According to data compiled by the international pontifical charity Aid to the Church in Need (ACN), at least 18 priests have been kidnapped in Nigeria since the beginning of 2022, five in the first week of July alone. Although most were released unharmed, three were killed.
Faced with this situation, the Nigerian Diocesan Catholic Priests Association (NDCPA) has issued a statement, sent to Aid to the Church in Need (ACN), denouncing that “it is really sad that in the course of their normal pastoral activities, priests have become an endangered species. Attempts have been made at various levels to cry to the government” say the priests, “but as already observed by the Catholic Bishops Conference of Nigeria, ‘it is clear to the nation that [the Government] has failed in [its] primary duty of protecting the lives of the Nigerian citizens.’”
The priests explicitly reject any response which involves force or violence on their part, saying “we are not terrorists or a war troupe” and also question the usefulness of priests taking part in street protests, but call instead on what they say should be the first weapon of a man of God.
“Our ministerial journey consists in the proclamation of the word of God, and the celebration of the Holy Eucharist as a memorial of Christ and His mission on earth. This implies that we carry along with us the Holy Books and not weapons. Christ never encouraged us to raise arms against anybody nor take up any action in vengeance. We do not take arms, and we will not.”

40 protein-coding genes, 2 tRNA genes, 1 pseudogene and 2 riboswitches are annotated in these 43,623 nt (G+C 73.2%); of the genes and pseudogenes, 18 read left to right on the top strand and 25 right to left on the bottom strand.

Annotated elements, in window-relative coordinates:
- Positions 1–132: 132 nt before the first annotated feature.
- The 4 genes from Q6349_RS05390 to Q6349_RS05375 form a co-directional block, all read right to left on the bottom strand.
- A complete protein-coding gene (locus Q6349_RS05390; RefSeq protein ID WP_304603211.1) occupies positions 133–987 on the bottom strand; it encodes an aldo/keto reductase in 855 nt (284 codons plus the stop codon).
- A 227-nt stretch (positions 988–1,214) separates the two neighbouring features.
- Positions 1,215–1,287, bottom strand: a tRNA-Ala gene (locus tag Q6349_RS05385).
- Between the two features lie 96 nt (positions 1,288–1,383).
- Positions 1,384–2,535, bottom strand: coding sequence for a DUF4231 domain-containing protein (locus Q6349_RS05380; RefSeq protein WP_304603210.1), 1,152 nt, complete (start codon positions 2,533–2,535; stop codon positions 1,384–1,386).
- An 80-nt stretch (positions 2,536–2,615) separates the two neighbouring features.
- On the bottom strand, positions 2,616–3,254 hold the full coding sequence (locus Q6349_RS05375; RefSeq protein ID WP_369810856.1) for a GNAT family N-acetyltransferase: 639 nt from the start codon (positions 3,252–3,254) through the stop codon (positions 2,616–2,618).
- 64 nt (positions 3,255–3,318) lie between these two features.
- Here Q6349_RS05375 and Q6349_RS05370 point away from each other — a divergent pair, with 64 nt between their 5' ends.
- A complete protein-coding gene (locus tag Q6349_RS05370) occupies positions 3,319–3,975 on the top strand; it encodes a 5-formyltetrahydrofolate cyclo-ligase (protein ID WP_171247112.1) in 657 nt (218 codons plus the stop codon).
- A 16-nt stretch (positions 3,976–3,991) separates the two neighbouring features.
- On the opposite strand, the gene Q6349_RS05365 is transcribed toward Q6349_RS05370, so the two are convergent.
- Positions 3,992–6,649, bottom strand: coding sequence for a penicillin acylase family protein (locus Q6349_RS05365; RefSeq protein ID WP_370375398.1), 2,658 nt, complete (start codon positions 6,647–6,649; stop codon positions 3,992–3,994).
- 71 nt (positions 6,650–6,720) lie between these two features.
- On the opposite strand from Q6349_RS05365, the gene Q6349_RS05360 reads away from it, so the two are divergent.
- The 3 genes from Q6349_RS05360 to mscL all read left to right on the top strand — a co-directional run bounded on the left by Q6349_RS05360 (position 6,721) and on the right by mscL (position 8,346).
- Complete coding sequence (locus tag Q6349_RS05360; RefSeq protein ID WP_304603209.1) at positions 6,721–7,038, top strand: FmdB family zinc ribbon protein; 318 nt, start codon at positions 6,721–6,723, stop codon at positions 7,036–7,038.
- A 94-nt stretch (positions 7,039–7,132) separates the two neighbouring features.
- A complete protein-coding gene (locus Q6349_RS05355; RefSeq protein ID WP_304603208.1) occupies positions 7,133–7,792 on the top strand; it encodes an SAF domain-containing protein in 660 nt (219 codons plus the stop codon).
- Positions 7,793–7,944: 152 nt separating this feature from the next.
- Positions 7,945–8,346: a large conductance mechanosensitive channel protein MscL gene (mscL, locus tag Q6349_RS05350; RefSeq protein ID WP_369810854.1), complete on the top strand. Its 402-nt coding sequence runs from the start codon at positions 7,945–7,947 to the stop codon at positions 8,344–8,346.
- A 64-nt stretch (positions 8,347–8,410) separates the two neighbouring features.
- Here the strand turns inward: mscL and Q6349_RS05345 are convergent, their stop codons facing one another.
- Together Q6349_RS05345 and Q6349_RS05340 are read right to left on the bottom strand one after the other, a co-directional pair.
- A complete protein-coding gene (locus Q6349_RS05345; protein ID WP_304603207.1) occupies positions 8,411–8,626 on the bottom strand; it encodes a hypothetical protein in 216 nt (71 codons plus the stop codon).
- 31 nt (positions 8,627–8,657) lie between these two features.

The statement highlights the fundamental work that priests carry out, despite the lack of security: “Our duty is to lay before the altar of God the gratitude, cares, worries and petitions of the faithful and ours. We are advocates of pro-life and peace. We were called and sent to preach the good news to the poor, give liberty to captives, free the oppressed, heal the broken-hearted, bind up wounds, and the like. We have been fulfilling this call and we shall continue.”
For this reason, beginning Monday, 11 July, the priests call on all their brothers in the ministry to join in a week of special prayer and fasting, Eucharistic adoration, and recitation of the Rosary. According to the NDCPA, these activities are not meant to replace, but to complement other programmes dioceses have in place to curb the problem of insecurity in Nigeria. “We humbly appeal to all priests to take it very seriously without neglecting other regulations and related recommendations in their various dioceses”, says the statement, sent to ACN.
- By Filipe d’Avillez
Featured Image: A peaceful protest in Abuja/Nigeria March 2020. Copyright: Aid to the Church in Need.